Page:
by Ron Jager
Select and vocal group of Jew haters have become more brazen, creating a climate that has made antisemitism far more permissible and lowers the threshold for Jew haters who take the rhetoric one step further.
The daily reports of antisemitic rhetoric and actual physical attacks on American Jews have become a common occurrence in many American Jewish communities throughout the United States, this despite the denial of most American Jews that I run into during my visits to the tri-state area including my current visit;
Antisemitic rhetoric and physical violence are shamelessly condoned and publicly tolerated not only by a small select group of political representatives who have become media darlings and celebrities, but more importantly by mainstream Democratic Party and Progressive political organizational leaders, many of whom are Jewish themselves.
This relatively minor and small group of highly visible media personalities is becoming disproportionally tolerant of expressing antisemitic rhetoric empowering Jew haters to act uninhibitedly against Jews anywhere and everywhere. These select and vocal groups of Jew haters have become more brazen, creating a climate that has made antisemitism far more permissible and lowers the threshold for Jew haters who take the rhetoric one step further.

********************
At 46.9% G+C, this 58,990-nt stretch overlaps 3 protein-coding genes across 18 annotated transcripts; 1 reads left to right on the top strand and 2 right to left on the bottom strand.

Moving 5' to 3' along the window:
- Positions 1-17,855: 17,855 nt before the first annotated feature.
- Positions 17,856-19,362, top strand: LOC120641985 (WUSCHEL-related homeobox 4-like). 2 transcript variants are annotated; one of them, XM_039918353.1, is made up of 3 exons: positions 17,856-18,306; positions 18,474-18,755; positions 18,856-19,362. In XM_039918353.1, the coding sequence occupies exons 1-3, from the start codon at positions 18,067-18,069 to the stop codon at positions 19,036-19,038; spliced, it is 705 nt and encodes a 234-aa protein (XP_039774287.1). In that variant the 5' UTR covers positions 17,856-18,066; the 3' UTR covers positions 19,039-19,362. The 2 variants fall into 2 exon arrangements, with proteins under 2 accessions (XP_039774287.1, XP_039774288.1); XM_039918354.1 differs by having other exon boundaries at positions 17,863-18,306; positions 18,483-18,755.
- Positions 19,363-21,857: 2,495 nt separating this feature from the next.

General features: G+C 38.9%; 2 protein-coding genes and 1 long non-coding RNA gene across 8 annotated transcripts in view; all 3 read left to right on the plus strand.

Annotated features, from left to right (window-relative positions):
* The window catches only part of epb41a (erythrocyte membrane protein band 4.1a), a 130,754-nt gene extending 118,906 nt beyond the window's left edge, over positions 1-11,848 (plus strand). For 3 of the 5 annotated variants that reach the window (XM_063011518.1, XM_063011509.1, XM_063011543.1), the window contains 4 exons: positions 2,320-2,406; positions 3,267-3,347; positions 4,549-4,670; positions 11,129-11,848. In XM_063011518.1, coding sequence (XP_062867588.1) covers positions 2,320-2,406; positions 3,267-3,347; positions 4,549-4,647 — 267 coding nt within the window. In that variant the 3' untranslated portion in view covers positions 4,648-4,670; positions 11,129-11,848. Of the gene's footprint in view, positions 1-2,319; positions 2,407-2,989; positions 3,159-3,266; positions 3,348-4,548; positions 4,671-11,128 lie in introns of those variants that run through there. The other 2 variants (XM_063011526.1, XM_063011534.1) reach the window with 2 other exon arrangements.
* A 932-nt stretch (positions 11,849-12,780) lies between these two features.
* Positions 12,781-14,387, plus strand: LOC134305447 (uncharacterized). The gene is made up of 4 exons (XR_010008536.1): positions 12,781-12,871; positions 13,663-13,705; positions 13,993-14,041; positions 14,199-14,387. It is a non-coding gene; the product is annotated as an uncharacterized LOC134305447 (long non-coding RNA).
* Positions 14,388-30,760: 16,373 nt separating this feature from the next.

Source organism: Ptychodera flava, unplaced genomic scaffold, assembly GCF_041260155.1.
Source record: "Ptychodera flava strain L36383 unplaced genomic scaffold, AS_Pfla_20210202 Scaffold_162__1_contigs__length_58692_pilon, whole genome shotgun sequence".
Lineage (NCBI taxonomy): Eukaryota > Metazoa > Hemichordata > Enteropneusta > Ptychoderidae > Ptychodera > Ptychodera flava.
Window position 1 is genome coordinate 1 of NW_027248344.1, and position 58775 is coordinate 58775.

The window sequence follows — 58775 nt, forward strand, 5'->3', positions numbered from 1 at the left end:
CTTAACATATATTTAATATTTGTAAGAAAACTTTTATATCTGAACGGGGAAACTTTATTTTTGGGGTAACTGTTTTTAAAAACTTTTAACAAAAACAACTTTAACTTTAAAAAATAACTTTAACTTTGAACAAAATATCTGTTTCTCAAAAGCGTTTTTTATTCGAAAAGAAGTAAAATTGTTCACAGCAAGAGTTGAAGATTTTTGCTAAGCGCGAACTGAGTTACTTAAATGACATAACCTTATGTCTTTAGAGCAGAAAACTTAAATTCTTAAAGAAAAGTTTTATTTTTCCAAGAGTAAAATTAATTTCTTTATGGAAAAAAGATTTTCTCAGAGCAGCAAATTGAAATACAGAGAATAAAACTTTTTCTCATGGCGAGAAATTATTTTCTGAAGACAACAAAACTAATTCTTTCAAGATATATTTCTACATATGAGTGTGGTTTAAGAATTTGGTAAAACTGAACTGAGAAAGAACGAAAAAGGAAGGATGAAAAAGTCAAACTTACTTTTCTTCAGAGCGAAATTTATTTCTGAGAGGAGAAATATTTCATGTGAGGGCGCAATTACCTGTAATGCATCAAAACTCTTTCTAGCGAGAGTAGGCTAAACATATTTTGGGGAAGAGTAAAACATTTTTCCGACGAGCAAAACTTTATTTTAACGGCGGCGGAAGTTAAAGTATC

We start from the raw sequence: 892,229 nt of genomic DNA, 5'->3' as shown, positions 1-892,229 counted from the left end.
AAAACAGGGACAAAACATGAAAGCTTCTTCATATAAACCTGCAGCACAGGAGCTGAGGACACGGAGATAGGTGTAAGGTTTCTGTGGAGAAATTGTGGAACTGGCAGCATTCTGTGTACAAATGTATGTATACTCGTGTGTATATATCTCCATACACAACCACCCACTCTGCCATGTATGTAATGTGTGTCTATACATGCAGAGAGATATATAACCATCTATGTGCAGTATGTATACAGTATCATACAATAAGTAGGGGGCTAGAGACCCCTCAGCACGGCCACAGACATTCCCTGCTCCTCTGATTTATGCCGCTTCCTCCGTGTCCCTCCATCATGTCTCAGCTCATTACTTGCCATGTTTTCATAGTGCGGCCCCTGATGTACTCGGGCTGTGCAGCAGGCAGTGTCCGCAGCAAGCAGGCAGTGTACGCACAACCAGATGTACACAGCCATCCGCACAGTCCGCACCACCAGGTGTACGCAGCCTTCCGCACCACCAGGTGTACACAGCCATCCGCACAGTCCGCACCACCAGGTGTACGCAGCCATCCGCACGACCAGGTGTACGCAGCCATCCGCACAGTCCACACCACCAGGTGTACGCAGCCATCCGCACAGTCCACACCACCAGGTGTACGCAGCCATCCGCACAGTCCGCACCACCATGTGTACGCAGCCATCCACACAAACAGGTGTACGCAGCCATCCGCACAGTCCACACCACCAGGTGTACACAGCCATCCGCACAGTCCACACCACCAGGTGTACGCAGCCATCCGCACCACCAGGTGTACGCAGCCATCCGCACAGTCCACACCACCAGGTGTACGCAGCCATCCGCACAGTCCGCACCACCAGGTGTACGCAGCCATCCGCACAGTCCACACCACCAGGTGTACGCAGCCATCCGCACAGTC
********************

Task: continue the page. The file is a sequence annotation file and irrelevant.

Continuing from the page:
Polls show that Americans have a very positive views toward Israel, ranking it among the 10 countries they most favor, above many longtime allies. The greater majority of Americans do not hold antisemitic beliefs and do not condone acts of antisemitism. Antisemitism just doesn’t turn on most Americans. Polls over the years have shown consistently that only a relatively small minority of Americans held antisemitic attitudes and that the scope of the problem has remained just that, a marginal challenge.
This being the case, how can we explain headline after headline and Democratic political tolerance and complicity in light of antisemitic rhetoric broadcasted and printed daily among America’s leading media outlets; the antisemitic cartoon that appeared recently in the New York Times being only the latest example of this alarming trend.
Should our conclusion be that antisemitic rhetoric and violence is a result of a hate industry operated by small and highly active individuals and groups who are disproportionately affecting and influencing the public discourse and media dialogue?
How long can we continue to blame Muslim Congressional freshmen who express a pervasive revulsion of Jews and Israel condoned only because of a pervasive bigotry of low expectations in regard to their behavior and abilities?
Can a process of inoculation to antisemitism become a counter balance to the ever increasing mainstreaming of antisemitism by a disproportional small cadre of Democratic Party politicians, veteran Democratic Jewish politicians and progressive leaders?